• In some embodiments, AGEN 208 may also include an address incrementor 308, which is configured to increment the start address by an additional amount for searches of memory blocks (cache lines, etc.) that are larger than the standard length by a multiple of the additional amount. For example, incrementor 308 may be a 64-bit incrementor configured to add 16 bits, 32 bits, etc. accordingly to the start address. In that regard, incrementor 308 is in communication with output 303 of AA 302 (e.g., on each side of a register or latch device 330) to update the start address output 303 communicated to AGCU 210. Incrementor 308 is also used for an operand that crosses a cache line boundary, thereby needing two memory accesses to get the storage data. AA 302 is used for the first access, and incrementor 308, using recycled memory address input 309, is used for the second access, as well as for long operand fetches. In some embodiments, the outputs of AA 302, 304, 306 are also used for normal address generation for processing by subsystem 200 of processor 104.
  • AGCU 210 includes error checking unit (“ECU”) 312, which is configured to compare the end address from output 305 with a combination of length input L, the start address from output 303, and an address wrap indicator value. For example, ECU 312 compares the end address (“end”) with the sum of the start address (“start”) with the difference of length L (“len”) to the address wrap indicator value (“wrap”) to determine whether start+(len−wrap)=end. If the foregoing equality is true, then there is not an error in the address generation (e.g., in the circuitry or address data). If the foregoing equality is false, then an error is indicated. An output 313 from ECU 312 is generated accordingly. For example, ECU 313 may output a logic-0 signal if no error is determined or a logic-1 signal if an error is determined (or vice versa). Error output 313 can be communicated, e.g., to an instruction recovery unit 218, which may trigger a block of creating a checkpoint for the completion of instruction data processing and a recovery of the instruction data for reprocessing to negate the error (i.e., an error recovery operation). For example, a checkpoint and recovery operation may be triggered in which transient updates made as a result of processing instruction data are discarded and processing is restarted at the most previous checkpoint (i.e., correctly architected) state before the processing error occurred. Address wrap indicator value is dependent on whether there is an address wrap in light of the start address versus the end address, i.e., whether there is a wrap from the end of the memory block to the beginning of the memory block for the addressed data. Thus, the address wrap indicator value may be determined based on a comparison of the start address to the end address, e.g., by an address wrap determination logic (not depicted).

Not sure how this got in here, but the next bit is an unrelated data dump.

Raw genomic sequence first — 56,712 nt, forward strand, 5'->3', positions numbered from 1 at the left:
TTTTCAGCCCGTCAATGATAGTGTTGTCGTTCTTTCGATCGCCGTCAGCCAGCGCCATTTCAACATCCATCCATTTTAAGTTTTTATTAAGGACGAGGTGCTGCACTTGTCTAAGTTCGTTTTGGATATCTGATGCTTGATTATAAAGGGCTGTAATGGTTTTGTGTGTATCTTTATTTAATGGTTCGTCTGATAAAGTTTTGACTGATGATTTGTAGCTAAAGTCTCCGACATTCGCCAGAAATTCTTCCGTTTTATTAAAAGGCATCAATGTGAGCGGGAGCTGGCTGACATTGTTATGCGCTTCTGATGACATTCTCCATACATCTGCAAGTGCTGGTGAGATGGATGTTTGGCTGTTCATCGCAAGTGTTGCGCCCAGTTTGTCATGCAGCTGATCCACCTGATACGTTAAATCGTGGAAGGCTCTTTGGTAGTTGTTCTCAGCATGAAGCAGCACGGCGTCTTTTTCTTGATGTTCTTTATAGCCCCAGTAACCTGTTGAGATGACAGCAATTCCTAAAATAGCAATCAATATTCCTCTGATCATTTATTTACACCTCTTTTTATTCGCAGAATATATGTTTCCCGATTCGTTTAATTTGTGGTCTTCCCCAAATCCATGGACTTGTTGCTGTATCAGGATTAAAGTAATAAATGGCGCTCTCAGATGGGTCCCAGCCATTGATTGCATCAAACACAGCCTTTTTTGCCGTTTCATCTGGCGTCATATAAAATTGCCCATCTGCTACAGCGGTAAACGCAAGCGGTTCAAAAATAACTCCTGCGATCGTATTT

• In some embodiments, the configuration and operation of ECU 312 is simplified by inputting modified values of the start address, end address, length, and wrap value. For example, these values may be modified by using a residue (or remainder) of the modulus of the value to reduce the bit length of the value for calculations by ECU 312. In some embodiments, the residue of a modulus-3 (modulo-3, mod3, etc.) operation (“modulus-3 residue” or “Res3”) on the values may be used. In that regard, in some embodiments, AGCU 210 may include Res3 generation logic 314, 316, 318, and 320 in communication with length input L, start input 303, and start output 305, respectively, and ECU 312. Furthermore, Res3 generation logic 318 may include address wrap determination logic incorporated within it. The Res3 does not need to be generated for the inputs to AA 302, 304 for error checking in accordance with exemplary embodiments, which further reduces hardware overhead. Modulus and residue calculations, such as Res3, may be generated in various manners using various components, which may be known or apparent to one of ordinary skill in the art in light of the disclosure herein. AGEN 208 and AGCU 210 may also include one or more register devices 330 (e.g., a register, latch, or similar holding device) at various points (e.g., as depicted) to synchronize inputs and outputs with other components of AGEN subsystem 300.